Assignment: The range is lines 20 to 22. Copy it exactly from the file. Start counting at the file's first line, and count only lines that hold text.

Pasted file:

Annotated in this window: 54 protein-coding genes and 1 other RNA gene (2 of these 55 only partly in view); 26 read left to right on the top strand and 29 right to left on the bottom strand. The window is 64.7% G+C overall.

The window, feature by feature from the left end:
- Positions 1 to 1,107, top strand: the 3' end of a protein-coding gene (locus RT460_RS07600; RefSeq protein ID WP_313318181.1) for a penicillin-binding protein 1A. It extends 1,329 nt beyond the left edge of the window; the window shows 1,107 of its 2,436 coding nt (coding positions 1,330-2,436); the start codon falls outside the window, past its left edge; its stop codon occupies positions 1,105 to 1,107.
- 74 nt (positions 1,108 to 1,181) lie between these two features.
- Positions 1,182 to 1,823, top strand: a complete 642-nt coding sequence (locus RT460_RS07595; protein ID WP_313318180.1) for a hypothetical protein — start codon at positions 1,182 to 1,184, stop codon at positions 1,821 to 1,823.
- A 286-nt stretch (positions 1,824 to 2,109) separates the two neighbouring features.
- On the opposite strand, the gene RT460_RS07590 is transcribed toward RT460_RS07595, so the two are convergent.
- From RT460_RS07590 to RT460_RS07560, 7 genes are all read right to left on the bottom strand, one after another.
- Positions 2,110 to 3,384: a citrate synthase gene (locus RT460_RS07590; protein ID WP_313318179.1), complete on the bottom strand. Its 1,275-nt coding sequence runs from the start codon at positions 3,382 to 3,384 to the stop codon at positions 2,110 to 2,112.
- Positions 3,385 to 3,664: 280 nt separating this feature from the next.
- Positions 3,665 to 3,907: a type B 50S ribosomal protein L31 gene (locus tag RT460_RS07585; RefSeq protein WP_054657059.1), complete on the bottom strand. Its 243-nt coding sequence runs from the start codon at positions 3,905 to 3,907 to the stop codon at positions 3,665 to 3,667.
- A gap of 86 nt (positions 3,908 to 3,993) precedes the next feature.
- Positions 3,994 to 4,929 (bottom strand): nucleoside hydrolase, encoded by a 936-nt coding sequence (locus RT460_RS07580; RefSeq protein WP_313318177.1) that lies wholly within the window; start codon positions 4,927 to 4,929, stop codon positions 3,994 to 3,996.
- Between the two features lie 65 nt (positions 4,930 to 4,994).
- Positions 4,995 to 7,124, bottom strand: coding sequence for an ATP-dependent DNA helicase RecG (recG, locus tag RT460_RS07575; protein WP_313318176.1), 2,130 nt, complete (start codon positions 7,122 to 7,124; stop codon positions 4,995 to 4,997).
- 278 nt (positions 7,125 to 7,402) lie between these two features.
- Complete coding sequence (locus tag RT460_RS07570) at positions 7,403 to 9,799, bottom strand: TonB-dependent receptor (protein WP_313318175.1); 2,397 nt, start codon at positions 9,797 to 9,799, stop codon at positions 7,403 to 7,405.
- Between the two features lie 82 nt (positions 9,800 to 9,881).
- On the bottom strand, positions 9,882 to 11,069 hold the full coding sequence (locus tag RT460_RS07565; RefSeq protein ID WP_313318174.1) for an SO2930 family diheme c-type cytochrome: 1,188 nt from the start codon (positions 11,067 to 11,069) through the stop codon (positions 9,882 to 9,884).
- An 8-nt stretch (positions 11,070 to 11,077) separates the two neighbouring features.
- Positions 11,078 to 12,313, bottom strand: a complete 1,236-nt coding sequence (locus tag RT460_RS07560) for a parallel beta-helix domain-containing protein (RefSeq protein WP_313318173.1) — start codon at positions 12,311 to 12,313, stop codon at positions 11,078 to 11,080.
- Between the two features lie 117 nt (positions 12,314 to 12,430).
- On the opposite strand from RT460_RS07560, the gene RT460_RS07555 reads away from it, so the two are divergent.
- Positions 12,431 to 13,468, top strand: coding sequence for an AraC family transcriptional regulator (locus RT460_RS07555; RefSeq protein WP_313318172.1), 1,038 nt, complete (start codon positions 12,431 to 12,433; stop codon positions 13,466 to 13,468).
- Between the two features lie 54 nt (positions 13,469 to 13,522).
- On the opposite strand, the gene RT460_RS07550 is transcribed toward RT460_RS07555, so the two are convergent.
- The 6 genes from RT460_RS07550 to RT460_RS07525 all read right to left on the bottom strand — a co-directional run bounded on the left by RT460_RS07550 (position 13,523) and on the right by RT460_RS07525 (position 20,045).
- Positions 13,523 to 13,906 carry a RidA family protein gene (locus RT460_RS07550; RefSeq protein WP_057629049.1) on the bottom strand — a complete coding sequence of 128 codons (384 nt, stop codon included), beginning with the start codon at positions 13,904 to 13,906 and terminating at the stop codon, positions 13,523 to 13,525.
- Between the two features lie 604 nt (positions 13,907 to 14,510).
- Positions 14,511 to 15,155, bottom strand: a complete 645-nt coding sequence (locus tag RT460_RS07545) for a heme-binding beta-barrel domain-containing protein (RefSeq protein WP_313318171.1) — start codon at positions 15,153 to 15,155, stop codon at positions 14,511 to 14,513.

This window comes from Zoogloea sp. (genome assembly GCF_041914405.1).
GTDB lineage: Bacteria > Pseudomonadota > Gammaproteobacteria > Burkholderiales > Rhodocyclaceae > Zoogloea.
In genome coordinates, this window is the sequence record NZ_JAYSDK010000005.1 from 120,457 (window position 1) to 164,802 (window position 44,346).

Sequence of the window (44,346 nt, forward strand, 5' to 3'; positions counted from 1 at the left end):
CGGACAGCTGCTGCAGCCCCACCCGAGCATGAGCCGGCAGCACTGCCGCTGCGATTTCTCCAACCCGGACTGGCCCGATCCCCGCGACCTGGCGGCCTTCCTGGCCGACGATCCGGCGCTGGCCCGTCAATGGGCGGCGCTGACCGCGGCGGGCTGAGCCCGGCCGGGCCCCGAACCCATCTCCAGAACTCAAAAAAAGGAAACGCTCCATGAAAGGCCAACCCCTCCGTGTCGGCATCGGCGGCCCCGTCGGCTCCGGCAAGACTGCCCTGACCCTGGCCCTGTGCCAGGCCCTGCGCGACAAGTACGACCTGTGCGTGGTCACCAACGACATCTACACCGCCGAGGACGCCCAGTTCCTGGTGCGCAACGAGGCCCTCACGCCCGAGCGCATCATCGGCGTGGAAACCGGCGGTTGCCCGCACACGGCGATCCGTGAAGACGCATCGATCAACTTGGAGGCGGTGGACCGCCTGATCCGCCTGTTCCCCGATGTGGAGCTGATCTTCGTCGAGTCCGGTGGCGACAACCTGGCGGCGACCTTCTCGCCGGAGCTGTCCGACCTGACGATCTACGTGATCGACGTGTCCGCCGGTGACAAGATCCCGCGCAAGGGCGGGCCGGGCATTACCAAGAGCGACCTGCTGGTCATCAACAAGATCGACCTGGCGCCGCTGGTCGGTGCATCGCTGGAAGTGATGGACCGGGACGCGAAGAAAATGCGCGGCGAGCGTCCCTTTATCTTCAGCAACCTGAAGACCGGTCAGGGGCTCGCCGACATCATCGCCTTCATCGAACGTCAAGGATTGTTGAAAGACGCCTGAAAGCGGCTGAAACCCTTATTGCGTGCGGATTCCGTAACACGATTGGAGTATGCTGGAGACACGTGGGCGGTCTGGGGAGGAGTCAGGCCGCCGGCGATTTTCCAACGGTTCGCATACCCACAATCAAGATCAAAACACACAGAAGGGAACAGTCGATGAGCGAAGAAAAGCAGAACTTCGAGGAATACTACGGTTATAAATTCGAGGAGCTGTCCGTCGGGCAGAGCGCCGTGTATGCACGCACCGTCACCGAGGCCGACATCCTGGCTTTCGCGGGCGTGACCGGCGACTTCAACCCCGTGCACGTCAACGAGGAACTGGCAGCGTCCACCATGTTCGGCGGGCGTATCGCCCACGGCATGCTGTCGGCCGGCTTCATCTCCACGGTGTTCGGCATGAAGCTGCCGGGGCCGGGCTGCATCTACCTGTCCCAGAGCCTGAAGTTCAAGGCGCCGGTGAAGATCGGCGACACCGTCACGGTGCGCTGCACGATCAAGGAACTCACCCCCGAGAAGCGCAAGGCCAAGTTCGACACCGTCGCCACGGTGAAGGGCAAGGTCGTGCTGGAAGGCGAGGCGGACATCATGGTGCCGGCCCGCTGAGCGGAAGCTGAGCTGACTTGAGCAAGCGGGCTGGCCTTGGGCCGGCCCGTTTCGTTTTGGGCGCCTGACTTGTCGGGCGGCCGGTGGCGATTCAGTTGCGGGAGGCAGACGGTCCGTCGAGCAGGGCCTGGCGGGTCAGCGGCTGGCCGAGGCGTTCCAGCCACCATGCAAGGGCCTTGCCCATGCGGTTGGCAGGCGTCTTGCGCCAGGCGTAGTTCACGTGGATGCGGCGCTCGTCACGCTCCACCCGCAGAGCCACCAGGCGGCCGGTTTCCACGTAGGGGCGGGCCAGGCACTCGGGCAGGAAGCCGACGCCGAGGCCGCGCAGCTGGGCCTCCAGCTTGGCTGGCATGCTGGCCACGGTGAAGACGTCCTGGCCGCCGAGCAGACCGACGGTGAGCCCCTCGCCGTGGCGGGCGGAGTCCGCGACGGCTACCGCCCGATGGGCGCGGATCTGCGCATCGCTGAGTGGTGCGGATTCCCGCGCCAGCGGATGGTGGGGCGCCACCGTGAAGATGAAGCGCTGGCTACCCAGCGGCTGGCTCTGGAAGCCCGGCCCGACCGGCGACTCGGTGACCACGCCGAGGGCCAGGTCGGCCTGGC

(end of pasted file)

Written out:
- An 8-nt stretch (positions 11,070 to 11,077) separates the two neighbouring features.
- Positions 11,078 to 12,313, bottom strand: a complete 1,236-nt coding sequence (locus tag RT460_RS07560) for a parallel beta-helix domain-containing protein (RefSeq protein WP_313318173.1) — start codon at positions 12,311 to 12,313, stop codon at positions 11,078 to 11,080.
- Between the two features lie 117 nt (positions 12,314 to 12,430).